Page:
The new season of RuPaul’s Drag Race All Stars 3 means that me and my friend from Barcelona are starting up our weekly podcast again, y’all. He’s originally from Northwest Spain, so when I’m drunk and drinking Rías Baixas – made from the Albariño grape – I always send him a message that I’m drinking juice from his birthplace, even though I sense his mild exasperation when he reminds me he’s not exactly from the region the grape is grown.
My excitement for this Wine Bloggers Conference seminar very much stems from the fact that my access to any extensive selections on these wines was cork-blocked back in Canada, where vintages were not fresh, options were few, and prices were inflated. The grape is easily soaring to the top of my list of favourite white grapes, though. If there’s another reason to love a grape that embodies a balance between lively salinity and a peaches-and-cream flavour profile, over half of the winemakers in Spain’s Rías Baixas are women. I’m so so so into that.
I accidentally made too many New Year’s resolutions, y’guys. I’m attending a wedding in Spain during the summer, and I also hope to take the new Spanish Wine Scholar course in the fall. Kiiiinda excited! This year’s theme for the Vancouver International Wine Festival is Spain and Portugal, but unfortunately I’m not going this time around. Maybe this is the year of Spanish wine.
Martín Códax 2016 Rías Baixas (Rías Baixas, Galicia, Spain) Nov 2017. $16 SRP USD.
Steely peach and nectarine with a hint of waxy minerality. Creamy with a hint of salinity at the end. Not as individualistic as the later wines in the flight, but this was dependable and well-made.
Valmiñor 2016 Rías Baixas (Rías Baixas, Galicia, Spain) Nov 2017. $14 SRP USD.
More power. Juicy, ripe, vivid, and heady with sweet perfume: very Viognier-adjacent. Ripe pear as well. Slightly fuller with teasing acidity and a slightly saline ending to match its creaminess. Interesting and really keeps you on your toes.
Bodegas As Laxas 2016 Rías Baixas (Rías Baixas, Galicia, Spain) Nov 2017. $18 SRP USD.
Has a heady minerality and undertone of earthiness to it which balances out the stone fruit and red apple. Minerality takes the force on this one, but there’s a hint of fruity charm on the palate.
Condes de Albarei 2016 Rías Baixas (Rías Baixas, Galicia, Spain) Nov 2017. $15 SRP USD.
The most aromatic so far with honeysuckle, ripe peach, and almost something like an apricot jam. Similar flavours on the palate, but the refreshing minerality still reigns supreme.
Santiago Ruiz 2016 Rías Baixas (Rías Baixas, Galicia, Spain) Nov 2017. $20 SRP USD.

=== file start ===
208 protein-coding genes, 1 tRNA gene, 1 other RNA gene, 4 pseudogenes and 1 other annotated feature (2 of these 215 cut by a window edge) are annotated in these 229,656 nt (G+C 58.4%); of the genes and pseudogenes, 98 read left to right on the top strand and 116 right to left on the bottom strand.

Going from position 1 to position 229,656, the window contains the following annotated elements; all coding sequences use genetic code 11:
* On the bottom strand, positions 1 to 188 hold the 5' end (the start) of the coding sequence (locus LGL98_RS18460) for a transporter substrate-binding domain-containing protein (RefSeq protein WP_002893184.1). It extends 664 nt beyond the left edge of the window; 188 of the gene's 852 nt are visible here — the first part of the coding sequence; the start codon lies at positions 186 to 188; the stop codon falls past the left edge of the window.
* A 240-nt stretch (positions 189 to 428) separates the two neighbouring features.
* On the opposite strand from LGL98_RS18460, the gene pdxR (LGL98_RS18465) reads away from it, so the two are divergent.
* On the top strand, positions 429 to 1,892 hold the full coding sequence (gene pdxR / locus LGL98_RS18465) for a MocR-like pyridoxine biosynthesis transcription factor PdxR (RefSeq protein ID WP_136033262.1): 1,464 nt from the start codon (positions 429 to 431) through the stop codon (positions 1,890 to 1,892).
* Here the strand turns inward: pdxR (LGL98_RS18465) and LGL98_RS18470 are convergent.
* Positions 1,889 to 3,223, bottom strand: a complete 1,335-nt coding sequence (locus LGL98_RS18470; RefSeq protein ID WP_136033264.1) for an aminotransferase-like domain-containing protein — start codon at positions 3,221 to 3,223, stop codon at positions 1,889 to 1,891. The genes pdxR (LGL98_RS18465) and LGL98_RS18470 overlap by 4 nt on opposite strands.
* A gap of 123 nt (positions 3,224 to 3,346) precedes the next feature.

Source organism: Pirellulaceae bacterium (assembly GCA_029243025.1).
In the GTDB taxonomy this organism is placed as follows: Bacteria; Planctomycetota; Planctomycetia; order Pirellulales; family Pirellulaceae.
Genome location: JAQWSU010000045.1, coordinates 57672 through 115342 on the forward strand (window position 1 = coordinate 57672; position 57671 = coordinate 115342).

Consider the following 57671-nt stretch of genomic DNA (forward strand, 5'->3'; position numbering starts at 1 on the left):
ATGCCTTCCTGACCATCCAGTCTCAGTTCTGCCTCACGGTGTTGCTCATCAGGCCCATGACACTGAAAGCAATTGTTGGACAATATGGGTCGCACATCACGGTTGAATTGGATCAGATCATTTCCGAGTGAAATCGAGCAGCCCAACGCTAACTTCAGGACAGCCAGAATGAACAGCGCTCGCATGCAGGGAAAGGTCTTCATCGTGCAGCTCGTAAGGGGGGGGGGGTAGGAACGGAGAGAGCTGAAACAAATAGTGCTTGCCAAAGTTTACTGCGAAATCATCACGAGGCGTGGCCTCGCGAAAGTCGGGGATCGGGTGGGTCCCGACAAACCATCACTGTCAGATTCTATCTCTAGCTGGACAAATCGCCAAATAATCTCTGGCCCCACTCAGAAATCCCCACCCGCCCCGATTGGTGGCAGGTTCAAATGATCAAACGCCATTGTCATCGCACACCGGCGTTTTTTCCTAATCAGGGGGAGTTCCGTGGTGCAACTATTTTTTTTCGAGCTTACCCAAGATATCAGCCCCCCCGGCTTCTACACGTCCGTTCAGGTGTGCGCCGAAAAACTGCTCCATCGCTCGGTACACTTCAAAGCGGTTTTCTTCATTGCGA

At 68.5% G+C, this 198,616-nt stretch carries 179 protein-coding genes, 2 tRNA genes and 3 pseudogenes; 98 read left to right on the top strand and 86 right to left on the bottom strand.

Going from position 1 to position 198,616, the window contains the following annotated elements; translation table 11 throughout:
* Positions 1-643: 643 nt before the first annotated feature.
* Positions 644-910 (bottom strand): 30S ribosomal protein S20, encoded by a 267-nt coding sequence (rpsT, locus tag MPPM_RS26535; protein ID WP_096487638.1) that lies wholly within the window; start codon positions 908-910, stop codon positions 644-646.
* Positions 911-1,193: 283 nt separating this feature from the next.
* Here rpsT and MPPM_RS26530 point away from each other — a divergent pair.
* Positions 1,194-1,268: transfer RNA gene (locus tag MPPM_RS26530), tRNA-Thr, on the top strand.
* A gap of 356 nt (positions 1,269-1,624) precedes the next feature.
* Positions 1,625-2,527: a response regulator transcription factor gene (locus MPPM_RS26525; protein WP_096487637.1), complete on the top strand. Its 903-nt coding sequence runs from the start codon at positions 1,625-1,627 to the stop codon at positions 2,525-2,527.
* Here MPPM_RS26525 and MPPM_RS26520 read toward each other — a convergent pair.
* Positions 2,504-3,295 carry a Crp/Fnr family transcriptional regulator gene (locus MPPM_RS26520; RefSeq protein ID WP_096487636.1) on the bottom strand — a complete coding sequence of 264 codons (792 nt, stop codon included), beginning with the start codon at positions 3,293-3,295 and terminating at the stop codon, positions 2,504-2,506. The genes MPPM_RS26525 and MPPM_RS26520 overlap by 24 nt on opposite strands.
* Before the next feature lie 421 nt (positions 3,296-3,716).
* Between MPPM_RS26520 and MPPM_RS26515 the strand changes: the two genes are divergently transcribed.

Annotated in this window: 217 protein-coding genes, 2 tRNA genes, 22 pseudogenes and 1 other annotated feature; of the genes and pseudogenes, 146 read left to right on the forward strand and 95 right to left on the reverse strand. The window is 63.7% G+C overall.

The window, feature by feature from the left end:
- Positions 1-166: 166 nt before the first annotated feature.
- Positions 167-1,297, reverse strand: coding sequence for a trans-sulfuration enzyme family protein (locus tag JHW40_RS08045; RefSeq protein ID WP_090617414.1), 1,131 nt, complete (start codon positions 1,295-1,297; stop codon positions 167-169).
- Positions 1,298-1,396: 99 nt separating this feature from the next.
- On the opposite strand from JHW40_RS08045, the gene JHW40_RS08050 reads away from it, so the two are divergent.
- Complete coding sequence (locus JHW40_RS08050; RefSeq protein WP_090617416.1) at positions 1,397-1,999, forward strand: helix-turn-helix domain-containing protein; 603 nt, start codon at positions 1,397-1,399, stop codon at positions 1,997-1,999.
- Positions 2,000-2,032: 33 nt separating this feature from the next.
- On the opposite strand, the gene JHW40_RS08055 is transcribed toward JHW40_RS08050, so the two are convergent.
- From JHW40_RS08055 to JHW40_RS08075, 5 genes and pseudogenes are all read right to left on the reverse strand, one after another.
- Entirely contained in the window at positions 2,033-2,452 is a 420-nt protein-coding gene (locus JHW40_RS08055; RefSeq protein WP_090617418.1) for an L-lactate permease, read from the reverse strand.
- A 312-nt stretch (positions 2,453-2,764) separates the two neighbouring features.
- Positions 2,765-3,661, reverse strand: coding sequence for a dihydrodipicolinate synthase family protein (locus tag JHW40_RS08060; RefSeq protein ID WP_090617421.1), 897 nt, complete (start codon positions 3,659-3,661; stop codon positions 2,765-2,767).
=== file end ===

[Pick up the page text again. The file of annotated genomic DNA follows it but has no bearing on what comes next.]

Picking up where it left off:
Woah! Has a distinct accent of red fruit – something like wild strawberries or rainier cherries. The minerality is also strong on this one, but there’s a tea flavour that joins the stoniness on the palate.
Fillaboa 2016 Rías Baixas (Rías Baixas, Galicia, Spain) Nov 2017. $20 SRP USD.
Slightly silent on the nose with more wool and apple skin. More textured than flavoured – but there’s a chewy and savoury peach kernel character on the palate. Orange pekoe tea.
Terras Gauda 2016 Rías Baixas, O Rosal (Rías Baixas, Galicia, Spain) Nov 2017. $20 SRP USD.
Ripe peach, flowers, and almost a hint of vanilla: one of the ripest expressions in the flight so far. Somehow refreshing yet hedonistic, ending with hints of herbs on both the nose and the palate. Tea and cream. Attitude.
Pablo Padín 2015 “Segrel Ambar” Rías Baixas (Rías Baixas, Galicia, Spain) Nov 2017. $20 SRP USD.
An interestingly jagged nose: maybe reminiscent of something like cranberry? A hint of something maybe green. A minerality reminiscent of the Fillaboa. Glossy and finessed.
Pazo de Señorans 2016 Rías Baixas (Rías Baixas, Galicia, Spain) Nov 2017. $15 SRP USD.
The key word here is purity, with a combination of peaches and cream that brings me, in my mind, closest to the archetype of Rías Baixas. Supremely charming and finessed. Savoury ending.
Lagar de Condesa 2016 Rías Baixas (Rías Baixas, Galicia, Spain) Nov 2017. $18 SRP USD.
Has a distinct bruised apple and honeyed outline. Hints of almonds. This is almost, dare I say: Burgundian, with the French oak showing distinctly through the teasing play of ripeness and acidity on the palate. Hint of dried orange peel.